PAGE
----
What is the Root of Human Conflict, externally, as well as internally?
What leads to the belief that ‘What Is’ should be ‘Other than it actually is revealed to be in awareness’?
If we see that identification with a specific organized religion, or county leads to conflict and division, do we then register a psychological belief that “it’s wrong to do this?” And when we meet someone who has this sort of belief, do we defend this belief because it’s taken to be, “my belief,” “what I know is the truth?”
Should these persons not have the belief in a religion or country, that they actually do have? Is that ‘thought expectation’ rational or coherent?
Do these quotes below point us in the right place to explore?
K: Now, is there a division between the observer and the observed?
Bohm: We have this picture of someone inside us who is given all this information and then decides to have the intention to do something based on that. I’m suggesting however, that that is not so.
Is this belief in a chooser or observer, inside our head, reflecting what’s going on in external relationship, in the conditioning, in the thought patterns? Is there an idea that there’s a separate “chooser,” separate from the knowledge we each have, that “should be choosing” the view we believe, instead of the view they actually have?
And ‘internally’, do we have the idea that “I’m in conflict,” because we have the idea that I’m an ‘I’ separate from the opposing ideas, and ‘I’ should not have conflicting views?
Do we also assume that others should be other than they are, because we believe there’s a ‘you’ inside their head too, that’s using the information and choosing poorly? Not “choosing” to act differently than their actual views?
And what about this quote from K:
K: For centuries we have been spoon-fed by our teachers, by our authorities, by our books, our saints. We say, ‘Tell me all about it - what lies beyond the hills and the mountains and the earth?’ and we are satisfied with their descriptions, which means that we live on words and our life is shallow and empty. We are secondhand people. - Freedom From the Known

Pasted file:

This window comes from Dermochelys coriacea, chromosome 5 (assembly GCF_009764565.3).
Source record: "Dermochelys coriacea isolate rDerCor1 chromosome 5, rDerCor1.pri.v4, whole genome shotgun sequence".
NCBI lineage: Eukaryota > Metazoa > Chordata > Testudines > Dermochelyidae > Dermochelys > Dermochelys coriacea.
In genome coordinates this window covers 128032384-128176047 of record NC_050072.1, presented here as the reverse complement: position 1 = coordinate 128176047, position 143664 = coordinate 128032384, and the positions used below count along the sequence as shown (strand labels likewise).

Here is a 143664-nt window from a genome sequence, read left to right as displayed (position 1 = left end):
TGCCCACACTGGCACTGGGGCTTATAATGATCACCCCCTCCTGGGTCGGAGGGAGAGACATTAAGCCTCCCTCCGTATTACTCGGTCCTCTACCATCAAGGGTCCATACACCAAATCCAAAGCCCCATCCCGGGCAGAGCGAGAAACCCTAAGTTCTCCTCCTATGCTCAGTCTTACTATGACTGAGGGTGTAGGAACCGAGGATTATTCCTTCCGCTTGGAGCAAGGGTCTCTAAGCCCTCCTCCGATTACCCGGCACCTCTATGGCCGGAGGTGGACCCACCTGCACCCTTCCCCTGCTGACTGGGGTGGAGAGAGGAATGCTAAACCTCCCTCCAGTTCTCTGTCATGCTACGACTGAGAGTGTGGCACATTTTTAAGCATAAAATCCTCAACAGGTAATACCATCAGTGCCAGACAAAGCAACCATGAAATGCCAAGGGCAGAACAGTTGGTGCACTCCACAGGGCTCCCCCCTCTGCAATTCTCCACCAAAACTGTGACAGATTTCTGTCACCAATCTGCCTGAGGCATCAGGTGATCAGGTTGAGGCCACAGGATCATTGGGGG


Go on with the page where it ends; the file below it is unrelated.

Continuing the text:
**If K is correct in suggesting this, does this failure to look for ourselves explain why we have conflicting opinions?
But again, is there an 'I" that chose these views? Is there a you that “failed to look for itself?” When did this ‘I’ choose to ‘not look for itself’? Did we choose to believe there’s a chooser inside our head? Did we choose the identity we have?
Or, are these actually commonly shared patterns in the cultural conditioning?
Would there be any conflict if there was no imagined me that should have an understanding other than what the person actually has?
David Bohm: Thought is conditioned to react somewhat as if it were a computer disk and therefore can respond extremely rapidly. It is helpful to regard thought as basically acting like a conditioned reflex. It takes time to build up the memory-based reactions, but once this is done the responses are so fast that it is difficult to see their mechanical nature.
Bohm: The principal difficulty in our whole thought process is the thought about the self - about the ego, or whatever you want to call it. The ego seems to be so important that we are ready to distort everything in order to protect it. We will deceive ourselves, engage in violence, and do all sorts of things. - Dec. 1989 Ojai Seminar
Bohm: It’s very important to see this - that this thought goes out and spreads all over the world. Other people pick it up and they make it part of their reflexes. But it’s all thought. - Thought As A System